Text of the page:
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Pure, Reflective, Luminous Matter
Jason: Hello, Sundari, I hope your travels are well, and you and James are enjoying your satsangs.
I’m starting to learn to let go and see that Bhagavan has me exactly where he needs me – and can provide for me fabulously without me interfering, scheming or worrying… he he he he. ☺
Sundari: Hello, Jason, good to hear from you. We have had a great trip, thank you. We are having a break in Portugal before returning to the U.S. next week. I am happy for you that the knowledge is working for you – as James always says, “It is far easier to let Isvara do your life than to rely on the jiva!” So true.
Jason: So, on to my question. In addition to James’ teachings, I love Swami Dayananda. His stuff deepens what I read and listen to from James. However, in his book Action and Reaction he talks about purusha and prakriti.
He says purusha is the “person,” which I take to be the self, and prakriti is the personality. Is that correct?
Sundari: This is based on yoga terminology, and yoga is basically duality. And yet the purusha/prakriti teaching is also used in the Gita because it fits with the nature of the teaching, which is a purana, presenting Vedic ideas in allegorical form. Purusha means “original consciousness” and it is a person with reference to objects, but as the universal, not individual, person, so it is actually Isvara appearing as a “supreme being.” Prakriti is all the objects and/or three gunas as well as the individual jiva/subtle body, or jivatman.
Jason: He says, “Prakriti has threefold powers: jnana-sakti, the power to know, including memory; icha-sakti, the power to will, including desire, doubt, emotions; and kriya-sakti, the power to act, including skill, creativity, power and so on.”
Sundari: Yes, correct.
Jason: Where I’m confused is that I haven’t heard James talk about this and wonder if what James calls the subtle body (or the mind, ego and intellect) is just prakriti playing itself out…
Sundari: James has often talked about this; perhaps you have not come across it. I recommend you read his book Inquiry into Existence. It is explained in depth there.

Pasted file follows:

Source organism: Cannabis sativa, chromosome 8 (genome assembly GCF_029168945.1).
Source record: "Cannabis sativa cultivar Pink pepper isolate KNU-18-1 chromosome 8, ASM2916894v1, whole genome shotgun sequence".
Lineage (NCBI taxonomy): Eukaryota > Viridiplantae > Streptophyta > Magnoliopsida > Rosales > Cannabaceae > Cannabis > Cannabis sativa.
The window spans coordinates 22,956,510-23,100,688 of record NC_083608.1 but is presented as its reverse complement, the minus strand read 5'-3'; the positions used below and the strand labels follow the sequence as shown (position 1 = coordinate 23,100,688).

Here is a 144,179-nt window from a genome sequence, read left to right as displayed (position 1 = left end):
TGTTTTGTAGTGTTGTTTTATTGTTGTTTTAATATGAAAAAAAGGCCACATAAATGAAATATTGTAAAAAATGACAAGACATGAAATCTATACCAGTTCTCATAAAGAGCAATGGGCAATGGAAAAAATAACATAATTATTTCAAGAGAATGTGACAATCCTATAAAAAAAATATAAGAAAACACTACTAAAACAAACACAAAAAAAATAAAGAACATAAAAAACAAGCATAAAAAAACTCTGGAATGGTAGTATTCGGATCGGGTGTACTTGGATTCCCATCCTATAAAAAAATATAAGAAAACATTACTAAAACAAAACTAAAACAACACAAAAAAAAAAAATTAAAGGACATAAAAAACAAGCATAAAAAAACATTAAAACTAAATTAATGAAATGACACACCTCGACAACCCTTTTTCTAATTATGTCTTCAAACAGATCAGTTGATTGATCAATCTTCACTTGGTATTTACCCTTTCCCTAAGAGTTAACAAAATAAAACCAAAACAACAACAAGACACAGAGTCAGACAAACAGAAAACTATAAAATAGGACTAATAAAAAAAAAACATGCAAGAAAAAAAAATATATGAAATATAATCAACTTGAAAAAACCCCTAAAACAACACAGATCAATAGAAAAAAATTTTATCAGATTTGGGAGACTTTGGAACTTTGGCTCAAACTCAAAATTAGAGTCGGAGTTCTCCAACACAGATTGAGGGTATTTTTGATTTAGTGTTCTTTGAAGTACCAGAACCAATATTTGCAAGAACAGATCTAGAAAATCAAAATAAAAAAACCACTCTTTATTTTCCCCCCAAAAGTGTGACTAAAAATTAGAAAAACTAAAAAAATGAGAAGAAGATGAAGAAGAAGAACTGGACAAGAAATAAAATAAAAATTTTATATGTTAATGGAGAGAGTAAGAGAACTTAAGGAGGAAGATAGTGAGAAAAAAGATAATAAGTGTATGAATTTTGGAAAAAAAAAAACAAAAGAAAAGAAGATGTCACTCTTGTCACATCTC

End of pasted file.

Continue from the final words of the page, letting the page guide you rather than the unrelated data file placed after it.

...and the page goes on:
You are correct. Prakriti is basically maya/the three gunas. It is the mirror of matter, which is consciousness plus matter. Prakriti evolves but purusha does not. In its original state, prakriti is just pure, reflective, luminous matter.
Jason: …or is this something different?
Sundari: The terms Isvara, maya and prakriti are all synonyms, but they are slightly different. Isvara is awareness associated with maya in the role of Creator; maya is that which (apparently) deludes awareness into identifying with objects. Prakriti is the nature or substance, the creation – made up of subtle and gross matter. There is no point in talking about the difference between them, because prakriti does not mean anything without maya. They are the same but they are not. Isvara associated with maya is independent of prakriti because Isvara is trigunaatita, beyond the gunas. Prakriti depends on Isvara/maya, but Isvara as pure consciousness gives rise to creation with the help of maya but is always free of the creation.
Jason: Also, what role do the three gunas and vasanas play in this?
Sundari: The three gunas give rise to everything in creation, all the objects subtle and gross, as stated above. This includes the vasanas.
Jason: Because Swamiji says the purusha presides over the prakriti, which makes it almost sound like an object more than the subject, the self.
Sundari: No, you have it wrong. Purusha is the subject, the Higher Principle, or satya – that which is real, meaning always present and unchanging, giving rise to all the objects but independent of them. Prakriti is the object, or “lower” principle, or mithya, that of the apparently real – not always present, and always changing.
Jason: Any help clarifying would be greatly appreciated.
~ Best, Jason
PS: After reading your article on vegetarianism, I bought Nourishing Traditions and I have radically changed the ol’ jiva diet… finally, I feel like this once out-of-control area is peacefully resolved, thank you.
Sundari: I am very happy to hear that, Jason! There is so much misinformation and disinformation in the media about the rules that constitute good health, it is really confusing and difficult to work out what the truth is. Add that to the ideas about diet that prevail for many spiritual people and you have a recipe for a lot of ill health!
~ Love, Sundari